We couldn't afford this at this point in time; if you don't believe me, then just look at what RBI Governor Shaktikanta Das said a day before the tax cut: there was "little space" for any fiscal expansion like a tax cut, he said. Well, his ex-bosses in New Delhi didn't listen. The government has only itself to blame for rendering necessities like rationalisation of corporate taxes unaffordable, it has decimated small taxpayers with demonetisation, and then produced an overly complex GST, all while expanding its own spending. Had the government wanted to be truly responsible about this tax cut, it would have cut some spending or raised some other taxes to compensate, to ensure that we stayed on a fiscally prudent path.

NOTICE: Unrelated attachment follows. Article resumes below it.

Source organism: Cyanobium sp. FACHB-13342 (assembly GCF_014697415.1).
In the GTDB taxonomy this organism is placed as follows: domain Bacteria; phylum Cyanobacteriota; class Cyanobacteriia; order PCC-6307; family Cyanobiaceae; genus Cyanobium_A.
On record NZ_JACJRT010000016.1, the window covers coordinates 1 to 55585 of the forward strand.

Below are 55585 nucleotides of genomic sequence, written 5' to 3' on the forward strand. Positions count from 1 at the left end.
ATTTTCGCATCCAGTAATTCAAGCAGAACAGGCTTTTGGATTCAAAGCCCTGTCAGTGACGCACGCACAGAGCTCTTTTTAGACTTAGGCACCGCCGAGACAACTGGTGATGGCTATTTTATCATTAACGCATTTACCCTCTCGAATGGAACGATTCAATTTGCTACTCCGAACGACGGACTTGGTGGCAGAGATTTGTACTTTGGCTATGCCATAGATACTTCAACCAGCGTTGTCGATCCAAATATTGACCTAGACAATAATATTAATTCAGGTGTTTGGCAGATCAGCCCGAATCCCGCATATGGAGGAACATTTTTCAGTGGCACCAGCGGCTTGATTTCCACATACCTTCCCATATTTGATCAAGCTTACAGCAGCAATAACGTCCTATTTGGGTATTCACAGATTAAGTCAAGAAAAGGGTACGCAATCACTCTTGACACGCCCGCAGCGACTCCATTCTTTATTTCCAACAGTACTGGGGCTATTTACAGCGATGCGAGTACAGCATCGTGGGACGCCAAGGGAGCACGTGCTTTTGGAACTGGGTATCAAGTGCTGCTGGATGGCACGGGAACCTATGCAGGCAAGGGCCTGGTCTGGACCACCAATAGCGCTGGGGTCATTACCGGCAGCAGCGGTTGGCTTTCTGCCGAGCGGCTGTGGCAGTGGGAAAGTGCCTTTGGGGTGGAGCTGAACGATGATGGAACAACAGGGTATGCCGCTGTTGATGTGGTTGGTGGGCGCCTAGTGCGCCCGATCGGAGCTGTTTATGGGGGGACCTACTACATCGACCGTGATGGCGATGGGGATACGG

Don't get me wrong: a reduction in corporate taxes to Southeast Asian levels was overdue. But typically - like with GST - this government has failed to go about it the right way. Don't get swayed by the breathless headlines and the exuberant stock market. The same headlines greeted Pranab's stimulus packages a decade ago. Now we know that the economy is still suffering from those unfunded giveaways. Let's hope we are not paying for this government's fiscal imprudence ten years down the line.
(Mihir Swarup Sharma is a fellow at the Observer Research Foundation.)